In addition, young children should drink water that contains recommended amounts of fluoride. Taking fluoride in drinking water or as a supplement hardens the permanent teeth as they are forming. When drinking water doesn’t contain fluoride, children should take a fluoride supplement. The child’s health professional should prescribe the right amount. Taking too much fluoride can make white spots on the teeth. Best practice is to combine use of fluoride varnish with taking recommended amounts of oral fluoride.
The 2014 recommendations for oral health from the American Academy of Pediatrics are:
Reduce exposure to sugars in foods and drinks. Brush a child’s teeth as soon as teeth erupt. Teach tooth brushing by doing it as a daily routine after a meal. Until children are 3 years of age, use a smear (a grain-of-rice–sized amount) of fluoride toothpaste. Thereafter, use a pea-sized amount. Monitor tooth brushing by adult observation until 8 years of age. Follow the local dentists’ guidelines for daily fluoride administration and supplementation. The amount depends on how much fluoride is in the water the child drinks. Urge families to ask their child’s pediatrician or dentist to routinely apply fluoride varnish to protect the teeth against cavities as soon as possible. Build and maintain collaborative relationships with local dentists who accept young children as patients. Recommend that families connect each child with a dentist by 1 year of age.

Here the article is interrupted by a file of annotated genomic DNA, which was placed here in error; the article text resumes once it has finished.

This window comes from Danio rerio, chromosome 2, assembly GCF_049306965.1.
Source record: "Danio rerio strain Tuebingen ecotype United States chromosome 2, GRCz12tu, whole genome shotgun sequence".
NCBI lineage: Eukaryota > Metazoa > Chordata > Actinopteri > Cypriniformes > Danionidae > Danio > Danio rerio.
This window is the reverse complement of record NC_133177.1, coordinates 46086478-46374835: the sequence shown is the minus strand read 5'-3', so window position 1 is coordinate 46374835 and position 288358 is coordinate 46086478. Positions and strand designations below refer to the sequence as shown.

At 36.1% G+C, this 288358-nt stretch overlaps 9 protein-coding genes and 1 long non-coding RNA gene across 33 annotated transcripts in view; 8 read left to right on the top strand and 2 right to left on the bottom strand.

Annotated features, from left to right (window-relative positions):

If local dentists do not provide care to very young children, then the child’s health care professional should examine the teeth, teach families about preventive tooth care, apply fluoride varnish and prescribe needed fluoride supplements.
Adapted from the December 2014 Policy Statement from the American Academy of Pediatrics and the 2014 recommendations for fluoride use from the United States Preventive Services Task Force